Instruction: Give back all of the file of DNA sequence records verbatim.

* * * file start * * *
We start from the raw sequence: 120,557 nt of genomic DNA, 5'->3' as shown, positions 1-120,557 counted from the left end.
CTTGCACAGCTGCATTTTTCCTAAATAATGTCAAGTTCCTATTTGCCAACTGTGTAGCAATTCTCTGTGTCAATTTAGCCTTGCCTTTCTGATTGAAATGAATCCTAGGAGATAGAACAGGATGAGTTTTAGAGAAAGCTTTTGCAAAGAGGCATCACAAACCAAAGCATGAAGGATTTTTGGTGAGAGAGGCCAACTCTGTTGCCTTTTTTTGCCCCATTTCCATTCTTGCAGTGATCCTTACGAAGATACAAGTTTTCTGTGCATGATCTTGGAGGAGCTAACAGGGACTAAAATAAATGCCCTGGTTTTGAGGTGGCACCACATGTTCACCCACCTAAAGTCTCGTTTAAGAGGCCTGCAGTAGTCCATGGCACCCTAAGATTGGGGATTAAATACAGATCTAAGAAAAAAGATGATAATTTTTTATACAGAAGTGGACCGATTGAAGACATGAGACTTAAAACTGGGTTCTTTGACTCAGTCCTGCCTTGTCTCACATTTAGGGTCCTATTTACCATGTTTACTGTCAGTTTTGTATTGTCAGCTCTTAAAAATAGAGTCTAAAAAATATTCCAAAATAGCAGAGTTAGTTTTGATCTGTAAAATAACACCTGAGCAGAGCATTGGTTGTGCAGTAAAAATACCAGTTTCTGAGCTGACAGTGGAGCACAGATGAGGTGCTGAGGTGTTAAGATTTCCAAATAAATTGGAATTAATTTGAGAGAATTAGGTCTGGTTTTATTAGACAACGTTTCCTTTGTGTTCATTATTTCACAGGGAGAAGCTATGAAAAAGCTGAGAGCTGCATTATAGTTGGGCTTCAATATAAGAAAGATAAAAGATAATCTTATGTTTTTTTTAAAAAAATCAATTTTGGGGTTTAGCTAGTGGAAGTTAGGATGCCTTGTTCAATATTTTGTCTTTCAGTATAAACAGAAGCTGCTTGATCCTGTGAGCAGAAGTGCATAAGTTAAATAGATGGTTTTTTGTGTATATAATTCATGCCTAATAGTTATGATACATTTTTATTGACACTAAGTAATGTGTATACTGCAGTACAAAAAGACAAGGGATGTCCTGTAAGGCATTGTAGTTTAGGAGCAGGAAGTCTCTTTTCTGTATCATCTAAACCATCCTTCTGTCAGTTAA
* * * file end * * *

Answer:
We start from the raw sequence: 120,557 nt of genomic DNA, 5'->3' as shown, positions 1-120,557 counted from the left end.
CTTGCACAGCTGCATTTTTCCTAAATAATGTCAAGTTCCTATTTGCCAACTGTGTAGCAATTCTCTGTGTCAATTTAGCCTTGCCTTTCTGATTGAAATGAATCCTAGGAGATAGAACAGGATGAGTTTTAGAGAAAGCTTTTGCAAAGAGGCATCACAAACCAAAGCATGAAGGATTTTTGGTGAGAGAGGCCAACTCTGTTGCCTTTTTTTGCCCCATTTCCATTCTTGCAGTGATCCTTACGAAGATACAAGTTTTCTGTGCATGATCTTGGAGGAGCTAACAGGGACTAAAATAAATGCCCTGGTTTTGAGGTGGCACCACATGTTCACCCACCTAAAGTCTCGTTTAAGAGGCCTGCAGTAGTCCATGGCACCCTAAGATTGGGGATTAAATACAGATCTAAGAAAAAAGATGATAATTTTTTATACAGAAGTGGACCGATTGAAGACATGAGACTTAAAACTGGGTTCTTTGACTCAGTCCTGCCTTGTCTCACATTTAGGGTCCTATTTACCATGTTTACTGTCAGTTTTGTATTGTCAGCTCTTAAAAATAGAGTCTAAAAAATATTCCAAAATAGCAGAGTTAGTTTTGATCTGTAAAATAACACCTGAGCAGAGCATTGGTTGTGCAGTAAAAATACCAGTTTCTGAGCTGACAGTGGAGCACAGATGAGGTGCTGAGGTGTTAAGATTTCCAAATAAATTGGAATTAATTTGAGAGAATTAGGTCTGGTTTTATTAGACAACGTTTCCTTTGTGTTCATTATTTCACAGGGAGAAGCTATGAAAAAGCTGAGAGCTGCATTATAGTTGGGCTTCAATATAAGAAAGATAAAAGATAATCTTATGTTTTTTTTAAAAAAATCAATTTTGGGGTTTAGCTAGTGGAAGTTAGGATGCCTTGTTCAATATTTTGTCTTTCAGTATAAACAGAAGCTGCTTGATCCTGTGAGCAGAAGTGCATAAGTTAAATAGATGGTTTTTTGTGTATATAATTCATGCCTAATAGTTATGATACATTTTTATTGACACTAAGTAATGTGTATACTGCAGTACAAAAAGACAAGGGATGTCCTGTAAGGCATTGTAGTTTAGGAGCAGGAAGTCTCTTTTCTGTATCATCTAAACCATCCTTCTGTCAGTTAA